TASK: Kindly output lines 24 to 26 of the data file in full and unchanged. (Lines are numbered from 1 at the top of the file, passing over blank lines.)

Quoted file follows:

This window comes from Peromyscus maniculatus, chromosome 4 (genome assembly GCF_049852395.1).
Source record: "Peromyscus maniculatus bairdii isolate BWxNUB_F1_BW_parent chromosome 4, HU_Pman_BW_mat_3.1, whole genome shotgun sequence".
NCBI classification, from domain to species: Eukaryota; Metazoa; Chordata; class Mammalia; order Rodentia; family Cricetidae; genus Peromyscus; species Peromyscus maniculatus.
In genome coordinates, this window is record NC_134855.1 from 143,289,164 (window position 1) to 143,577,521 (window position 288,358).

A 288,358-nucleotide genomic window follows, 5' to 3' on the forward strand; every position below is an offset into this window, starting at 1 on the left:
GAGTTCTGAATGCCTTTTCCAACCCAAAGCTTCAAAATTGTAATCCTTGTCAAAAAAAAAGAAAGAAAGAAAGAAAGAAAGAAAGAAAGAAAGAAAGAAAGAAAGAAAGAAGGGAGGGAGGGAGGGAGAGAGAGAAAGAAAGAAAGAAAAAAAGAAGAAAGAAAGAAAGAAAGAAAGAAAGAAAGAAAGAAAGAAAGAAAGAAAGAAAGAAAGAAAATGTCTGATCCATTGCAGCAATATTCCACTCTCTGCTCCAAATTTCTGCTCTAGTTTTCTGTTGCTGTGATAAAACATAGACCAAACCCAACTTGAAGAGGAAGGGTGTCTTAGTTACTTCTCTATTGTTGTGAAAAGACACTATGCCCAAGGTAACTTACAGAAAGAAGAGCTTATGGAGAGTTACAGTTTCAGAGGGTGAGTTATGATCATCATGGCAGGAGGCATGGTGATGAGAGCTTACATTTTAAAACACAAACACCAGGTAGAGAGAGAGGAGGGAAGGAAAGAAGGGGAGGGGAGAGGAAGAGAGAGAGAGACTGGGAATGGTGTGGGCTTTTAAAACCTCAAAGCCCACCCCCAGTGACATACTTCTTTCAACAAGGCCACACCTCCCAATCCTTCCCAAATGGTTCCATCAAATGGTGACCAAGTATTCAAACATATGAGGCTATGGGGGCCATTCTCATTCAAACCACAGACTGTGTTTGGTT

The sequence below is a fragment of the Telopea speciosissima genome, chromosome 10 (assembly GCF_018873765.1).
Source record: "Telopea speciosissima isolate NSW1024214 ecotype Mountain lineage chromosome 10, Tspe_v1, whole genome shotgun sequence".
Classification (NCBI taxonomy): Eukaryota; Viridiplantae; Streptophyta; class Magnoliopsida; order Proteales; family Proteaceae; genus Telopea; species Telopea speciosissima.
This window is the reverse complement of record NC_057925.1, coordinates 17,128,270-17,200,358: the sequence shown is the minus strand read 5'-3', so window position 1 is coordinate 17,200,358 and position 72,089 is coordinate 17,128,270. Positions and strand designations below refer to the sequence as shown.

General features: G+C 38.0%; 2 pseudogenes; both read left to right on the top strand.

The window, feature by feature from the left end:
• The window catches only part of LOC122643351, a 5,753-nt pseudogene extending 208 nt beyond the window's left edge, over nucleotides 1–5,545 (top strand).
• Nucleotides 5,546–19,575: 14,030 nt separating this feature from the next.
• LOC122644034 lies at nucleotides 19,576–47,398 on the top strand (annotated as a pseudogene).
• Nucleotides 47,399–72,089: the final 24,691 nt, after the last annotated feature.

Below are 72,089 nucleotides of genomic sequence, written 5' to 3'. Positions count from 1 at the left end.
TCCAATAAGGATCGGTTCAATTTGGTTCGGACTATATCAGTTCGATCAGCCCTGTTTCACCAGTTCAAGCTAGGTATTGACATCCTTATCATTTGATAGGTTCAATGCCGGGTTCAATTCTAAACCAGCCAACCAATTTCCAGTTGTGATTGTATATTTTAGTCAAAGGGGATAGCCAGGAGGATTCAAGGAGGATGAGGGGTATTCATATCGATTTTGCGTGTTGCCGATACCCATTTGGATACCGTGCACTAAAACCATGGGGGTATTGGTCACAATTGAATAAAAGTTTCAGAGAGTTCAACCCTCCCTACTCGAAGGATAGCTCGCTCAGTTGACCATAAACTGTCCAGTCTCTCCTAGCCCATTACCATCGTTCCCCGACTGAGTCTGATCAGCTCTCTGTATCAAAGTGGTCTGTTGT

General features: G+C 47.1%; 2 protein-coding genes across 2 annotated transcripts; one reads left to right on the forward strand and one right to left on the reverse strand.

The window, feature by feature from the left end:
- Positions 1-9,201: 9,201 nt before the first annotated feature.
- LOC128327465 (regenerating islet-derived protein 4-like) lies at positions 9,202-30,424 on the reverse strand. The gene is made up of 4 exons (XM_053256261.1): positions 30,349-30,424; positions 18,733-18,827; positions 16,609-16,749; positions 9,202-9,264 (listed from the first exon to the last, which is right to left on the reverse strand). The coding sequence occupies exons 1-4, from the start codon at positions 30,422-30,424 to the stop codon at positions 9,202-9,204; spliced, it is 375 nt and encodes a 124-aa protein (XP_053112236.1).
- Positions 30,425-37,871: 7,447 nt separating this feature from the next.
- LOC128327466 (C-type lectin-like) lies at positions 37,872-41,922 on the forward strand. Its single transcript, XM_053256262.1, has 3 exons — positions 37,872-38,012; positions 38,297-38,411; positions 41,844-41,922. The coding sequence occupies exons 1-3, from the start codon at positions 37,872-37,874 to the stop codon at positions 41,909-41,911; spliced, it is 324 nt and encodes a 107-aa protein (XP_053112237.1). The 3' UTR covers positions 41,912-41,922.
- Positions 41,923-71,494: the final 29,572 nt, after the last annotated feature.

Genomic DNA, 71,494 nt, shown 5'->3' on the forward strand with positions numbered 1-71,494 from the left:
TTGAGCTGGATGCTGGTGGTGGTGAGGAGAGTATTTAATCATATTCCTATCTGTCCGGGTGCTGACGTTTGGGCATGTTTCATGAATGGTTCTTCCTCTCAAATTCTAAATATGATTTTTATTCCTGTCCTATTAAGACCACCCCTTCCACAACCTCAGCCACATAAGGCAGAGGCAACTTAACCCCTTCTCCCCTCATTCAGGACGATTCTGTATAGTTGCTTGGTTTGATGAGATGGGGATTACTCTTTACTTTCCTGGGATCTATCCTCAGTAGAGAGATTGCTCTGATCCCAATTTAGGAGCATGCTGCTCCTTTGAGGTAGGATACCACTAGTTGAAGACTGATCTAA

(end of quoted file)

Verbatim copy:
- LOC128327466 (C-type lectin-like) lies at positions 37,872-41,922 on the forward strand. Its single transcript, XM_053256262.1, has 3 exons — positions 37,872-38,012; positions 38,297-38,411; positions 41,844-41,922. The coding sequence occupies exons 1-3, from the start codon at positions 37,872-37,874 to the stop codon at positions 41,909-41,911; spliced, it is 324 nt and encodes a 107-aa protein (XP_053112237.1). The 3' UTR covers positions 41,912-41,922.
- Positions 41,923-71,494: the final 29,572 nt, after the last annotated feature.

Genomic DNA, 71,494 nt, shown 5'->3' on the forward strand with positions numbered 1-71,494 from the left: